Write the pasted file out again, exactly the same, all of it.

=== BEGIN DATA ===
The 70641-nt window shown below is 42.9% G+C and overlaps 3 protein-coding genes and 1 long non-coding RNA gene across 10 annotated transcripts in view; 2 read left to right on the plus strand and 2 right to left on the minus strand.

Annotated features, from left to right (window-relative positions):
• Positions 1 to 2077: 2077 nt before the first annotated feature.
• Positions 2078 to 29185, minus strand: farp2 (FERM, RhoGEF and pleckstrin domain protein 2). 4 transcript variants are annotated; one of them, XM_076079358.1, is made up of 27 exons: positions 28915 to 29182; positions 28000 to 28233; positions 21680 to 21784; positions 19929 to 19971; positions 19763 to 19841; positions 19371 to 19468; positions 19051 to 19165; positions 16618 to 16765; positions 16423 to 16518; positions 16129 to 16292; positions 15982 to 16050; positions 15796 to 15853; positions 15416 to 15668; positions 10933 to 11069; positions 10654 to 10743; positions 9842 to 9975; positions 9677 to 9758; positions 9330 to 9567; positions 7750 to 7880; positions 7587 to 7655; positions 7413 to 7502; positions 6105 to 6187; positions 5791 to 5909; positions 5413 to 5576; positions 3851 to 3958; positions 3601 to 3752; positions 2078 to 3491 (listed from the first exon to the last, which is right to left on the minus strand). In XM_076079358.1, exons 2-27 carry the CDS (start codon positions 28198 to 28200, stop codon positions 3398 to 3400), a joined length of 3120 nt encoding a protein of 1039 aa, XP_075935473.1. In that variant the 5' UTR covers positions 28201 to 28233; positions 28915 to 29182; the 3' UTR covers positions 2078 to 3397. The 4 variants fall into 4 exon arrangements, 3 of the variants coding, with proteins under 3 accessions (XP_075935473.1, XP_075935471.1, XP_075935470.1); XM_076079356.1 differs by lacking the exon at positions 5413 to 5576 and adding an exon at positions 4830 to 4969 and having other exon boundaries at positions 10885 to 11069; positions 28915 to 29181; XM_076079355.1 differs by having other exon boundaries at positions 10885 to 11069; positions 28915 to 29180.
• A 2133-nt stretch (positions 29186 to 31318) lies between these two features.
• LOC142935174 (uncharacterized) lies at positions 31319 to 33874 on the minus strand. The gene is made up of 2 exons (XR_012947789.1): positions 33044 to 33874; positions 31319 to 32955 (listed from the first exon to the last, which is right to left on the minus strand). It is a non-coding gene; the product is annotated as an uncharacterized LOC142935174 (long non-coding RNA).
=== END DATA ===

The 70641-nt window shown below is 42.9% G+C and overlaps 3 protein-coding genes and 1 long non-coding RNA gene across 10 annotated transcripts in view; 2 read left to right on the plus strand and 2 right to left on the minus strand.

Annotated features, from left to right (window-relative positions):
• Positions 1 to 2077: 2077 nt before the first annotated feature.
• Positions 2078 to 29185, minus strand: farp2 (FERM, RhoGEF and pleckstrin domain protein 2). 4 transcript variants are annotated; one of them, XM_076079358.1, is made up of 27 exons: positions 28915 to 29182; positions 28000 to 28233; positions 21680 to 21784; positions 19929 to 19971; positions 19763 to 19841; positions 19371 to 19468; positions 19051 to 19165; positions 16618 to 16765; positions 16423 to 16518; positions 16129 to 16292; positions 15982 to 16050; positions 15796 to 15853; positions 15416 to 15668; positions 10933 to 11069; positions 10654 to 10743; positions 9842 to 9975; positions 9677 to 9758; positions 9330 to 9567; positions 7750 to 7880; positions 7587 to 7655; positions 7413 to 7502; positions 6105 to 6187; positions 5791 to 5909; positions 5413 to 5576; positions 3851 to 3958; positions 3601 to 3752; positions 2078 to 3491 (listed from the first exon to the last, which is right to left on the minus strand). In XM_076079358.1, exons 2-27 carry the CDS (start codon positions 28198 to 28200, stop codon positions 3398 to 3400), a joined length of 3120 nt encoding a protein of 1039 aa, XP_075935473.1. In that variant the 5' UTR covers positions 28201 to 28233; positions 28915 to 29182; the 3' UTR covers positions 2078 to 3397. The 4 variants fall into 4 exon arrangements, 3 of the variants coding, with proteins under 3 accessions (XP_075935473.1, XP_075935471.1, XP_075935470.1); XM_076079356.1 differs by lacking the exon at positions 5413 to 5576 and adding an exon at positions 4830 to 4969 and having other exon boundaries at positions 10885 to 11069; positions 28915 to 29181; XM_076079355.1 differs by having other exon boundaries at positions 10885 to 11069; positions 28915 to 29180.
• A 2133-nt stretch (positions 29186 to 31318) lies between these two features.
• LOC142935174 (uncharacterized) lies at positions 31319 to 33874 on the minus strand. The gene is made up of 2 exons (XR_012947789.1): positions 33044 to 33874; positions 31319 to 32955 (listed from the first exon to the last, which is right to left on the minus strand). It is a non-coding gene; the product is annotated as an uncharacterized LOC142935174 (long non-coding RNA).